Alcohol is a depressant that works on the central nervous system. A little acts like a mild tranquilizer, it relaxes us. Higher levels of alcohol in the blood tend to depress brain activity, reduce our inhibitions and our self control. It will sharply alter our behavior and personality, and can severely affect our judgment and dull our reaction time and sensory perceptions. Higher levels of alcohol in the blood system from steady, heavy drinking can anesthetize the deepest levels of the brain and can result in coma and in some instances even death.
There is no foolproof way of knowing if someone has an alcohol problem, but you can ask yourself some questions that might begin to help you determine if you or someone you know has a drinking problem.
Are you, yourself, uneasy about your drinking behavior, why you drink, how much, and/or how you feel when you drink?
Has someone close to you spoken to you about your drinking behavior?
Do you drink at most social occasions you attend, such as parties, dates or informal get-togethers?
Do you sometimes think that you need to drink to have a good time?
Do you seem to have more courage to meet and talk to people when you have had a few drinks?
Do a few drinks allow you to be yourself, the person you would like to be?
Have you ever taken a few drinks before going to class, to work, or before dates or appointments to bolster your courage?
Do you keep a bottle in your apartment or car so it will always be handy if you need it?
Do you do things when you drink that you wouldn't do if you were sober?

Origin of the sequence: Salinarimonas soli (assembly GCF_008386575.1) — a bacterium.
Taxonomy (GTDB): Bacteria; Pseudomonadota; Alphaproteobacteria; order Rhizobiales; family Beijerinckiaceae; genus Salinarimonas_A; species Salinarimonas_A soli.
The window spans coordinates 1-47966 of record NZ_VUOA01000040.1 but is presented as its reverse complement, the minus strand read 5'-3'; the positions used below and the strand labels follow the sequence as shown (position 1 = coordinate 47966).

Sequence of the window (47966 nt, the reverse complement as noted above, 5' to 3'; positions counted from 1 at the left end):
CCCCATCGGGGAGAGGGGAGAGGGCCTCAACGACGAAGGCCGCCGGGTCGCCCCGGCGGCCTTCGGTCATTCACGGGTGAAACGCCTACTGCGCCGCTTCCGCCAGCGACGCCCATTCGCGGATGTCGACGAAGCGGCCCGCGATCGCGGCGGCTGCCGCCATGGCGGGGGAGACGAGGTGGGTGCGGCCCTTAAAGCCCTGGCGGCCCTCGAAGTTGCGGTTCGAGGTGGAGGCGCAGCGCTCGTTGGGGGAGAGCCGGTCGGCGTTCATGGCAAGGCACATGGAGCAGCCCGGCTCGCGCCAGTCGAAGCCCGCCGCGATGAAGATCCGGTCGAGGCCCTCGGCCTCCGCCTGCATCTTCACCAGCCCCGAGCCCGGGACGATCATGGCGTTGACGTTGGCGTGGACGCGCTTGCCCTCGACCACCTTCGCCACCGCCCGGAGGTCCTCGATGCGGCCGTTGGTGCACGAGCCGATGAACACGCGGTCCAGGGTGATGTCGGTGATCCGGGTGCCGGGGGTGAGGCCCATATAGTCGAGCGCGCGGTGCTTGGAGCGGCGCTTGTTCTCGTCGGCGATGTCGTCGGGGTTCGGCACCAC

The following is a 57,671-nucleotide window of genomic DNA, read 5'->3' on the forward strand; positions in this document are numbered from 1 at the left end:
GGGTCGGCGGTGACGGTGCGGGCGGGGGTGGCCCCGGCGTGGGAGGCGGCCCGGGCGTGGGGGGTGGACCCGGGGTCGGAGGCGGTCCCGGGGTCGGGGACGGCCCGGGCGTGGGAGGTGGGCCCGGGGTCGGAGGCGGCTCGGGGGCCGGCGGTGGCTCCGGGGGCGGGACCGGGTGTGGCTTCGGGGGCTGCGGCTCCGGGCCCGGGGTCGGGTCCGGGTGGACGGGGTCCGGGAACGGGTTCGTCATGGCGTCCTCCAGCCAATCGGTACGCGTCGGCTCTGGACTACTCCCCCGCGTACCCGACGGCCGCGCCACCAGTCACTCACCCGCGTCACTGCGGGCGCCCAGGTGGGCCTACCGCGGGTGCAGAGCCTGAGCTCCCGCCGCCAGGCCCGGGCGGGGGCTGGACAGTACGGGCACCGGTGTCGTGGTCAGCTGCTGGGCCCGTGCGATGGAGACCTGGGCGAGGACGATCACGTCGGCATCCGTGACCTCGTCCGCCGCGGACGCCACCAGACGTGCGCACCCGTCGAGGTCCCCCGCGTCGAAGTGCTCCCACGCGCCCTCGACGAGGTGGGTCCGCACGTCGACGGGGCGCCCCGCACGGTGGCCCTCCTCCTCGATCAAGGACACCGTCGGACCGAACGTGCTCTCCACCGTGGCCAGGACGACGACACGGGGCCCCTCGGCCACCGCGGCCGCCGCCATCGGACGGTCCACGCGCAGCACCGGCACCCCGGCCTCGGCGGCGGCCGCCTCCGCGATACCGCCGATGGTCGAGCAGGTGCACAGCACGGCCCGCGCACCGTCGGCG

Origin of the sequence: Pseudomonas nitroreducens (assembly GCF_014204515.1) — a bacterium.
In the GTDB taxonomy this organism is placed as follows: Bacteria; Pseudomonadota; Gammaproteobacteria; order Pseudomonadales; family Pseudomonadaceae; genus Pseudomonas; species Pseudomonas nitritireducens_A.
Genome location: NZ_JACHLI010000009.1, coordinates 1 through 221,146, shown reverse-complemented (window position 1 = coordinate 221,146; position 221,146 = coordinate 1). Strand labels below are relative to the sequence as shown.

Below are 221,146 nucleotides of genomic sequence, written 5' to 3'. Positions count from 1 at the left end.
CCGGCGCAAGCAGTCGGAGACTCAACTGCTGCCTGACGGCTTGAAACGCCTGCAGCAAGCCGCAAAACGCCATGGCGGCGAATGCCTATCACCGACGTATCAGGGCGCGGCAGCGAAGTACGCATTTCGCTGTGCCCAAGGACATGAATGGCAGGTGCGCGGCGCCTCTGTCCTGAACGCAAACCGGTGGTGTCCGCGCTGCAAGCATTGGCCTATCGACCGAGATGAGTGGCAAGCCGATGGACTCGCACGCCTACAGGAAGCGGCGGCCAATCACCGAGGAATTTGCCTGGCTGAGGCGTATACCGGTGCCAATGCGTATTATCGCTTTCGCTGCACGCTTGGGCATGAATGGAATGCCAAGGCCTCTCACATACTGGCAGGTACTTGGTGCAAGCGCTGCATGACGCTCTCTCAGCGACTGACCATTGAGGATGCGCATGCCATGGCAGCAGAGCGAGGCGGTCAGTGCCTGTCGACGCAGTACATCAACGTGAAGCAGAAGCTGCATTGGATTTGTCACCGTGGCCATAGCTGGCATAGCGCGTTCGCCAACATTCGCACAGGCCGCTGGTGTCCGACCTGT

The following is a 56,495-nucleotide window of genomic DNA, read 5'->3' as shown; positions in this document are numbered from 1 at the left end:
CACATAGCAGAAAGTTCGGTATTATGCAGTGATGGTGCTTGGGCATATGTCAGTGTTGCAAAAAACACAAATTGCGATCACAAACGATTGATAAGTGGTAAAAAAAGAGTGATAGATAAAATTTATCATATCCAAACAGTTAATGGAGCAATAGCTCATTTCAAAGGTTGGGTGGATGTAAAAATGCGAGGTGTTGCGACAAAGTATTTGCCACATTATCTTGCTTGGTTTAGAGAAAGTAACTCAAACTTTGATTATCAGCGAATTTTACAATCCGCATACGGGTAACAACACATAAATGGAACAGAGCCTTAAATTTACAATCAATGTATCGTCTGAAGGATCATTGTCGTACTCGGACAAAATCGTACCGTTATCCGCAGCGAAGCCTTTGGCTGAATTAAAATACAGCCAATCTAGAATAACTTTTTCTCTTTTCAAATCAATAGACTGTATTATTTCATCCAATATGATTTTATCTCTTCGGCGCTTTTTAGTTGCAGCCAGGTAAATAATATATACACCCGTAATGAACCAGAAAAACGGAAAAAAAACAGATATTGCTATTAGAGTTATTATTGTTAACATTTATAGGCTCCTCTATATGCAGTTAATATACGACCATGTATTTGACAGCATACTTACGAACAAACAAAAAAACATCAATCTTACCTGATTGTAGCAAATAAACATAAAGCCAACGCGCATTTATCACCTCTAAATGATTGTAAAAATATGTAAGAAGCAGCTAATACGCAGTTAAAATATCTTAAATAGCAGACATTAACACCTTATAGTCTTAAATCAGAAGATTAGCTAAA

When things go wrong with work, school, in your home life or with your parents, do you drink to forget about it or to make yourself feel better?
Do you sometimes forget things that happen while you were drinking?
The "test" above is not a foolproof diagnosis, but it is a rather good indicator. One "yes" answer is reason to be alert to the possibility that alcohol could be a problem for you. The likelihood that it is a serious problem increases with each succeeding "yes," and even two "yes" answers should be considered a danger sign. It may mean you are using alcohol to deal with stressful situations in your life. While this may not be a problem now, it could set up a pattern that will lead to a more serious problem for you as stresses in your life become greater.
Blackouts are a definite sign that your brain can no longer tolerate alcohol, whether you have been drinking one year or twenty; whether they occur after a few drinks or many; or whether you appear intoxicated or not.
You may want to start now to develop some other methods of coping with stress. You can do this on your own or with the help of friends, but if you would like professional help, consider contacting:
Residence ~ 556-8239
Drug and Alcohol Abuse Commission
ADAAC ~ 403-340-5274
- Olds local Alcoholics Anonymous group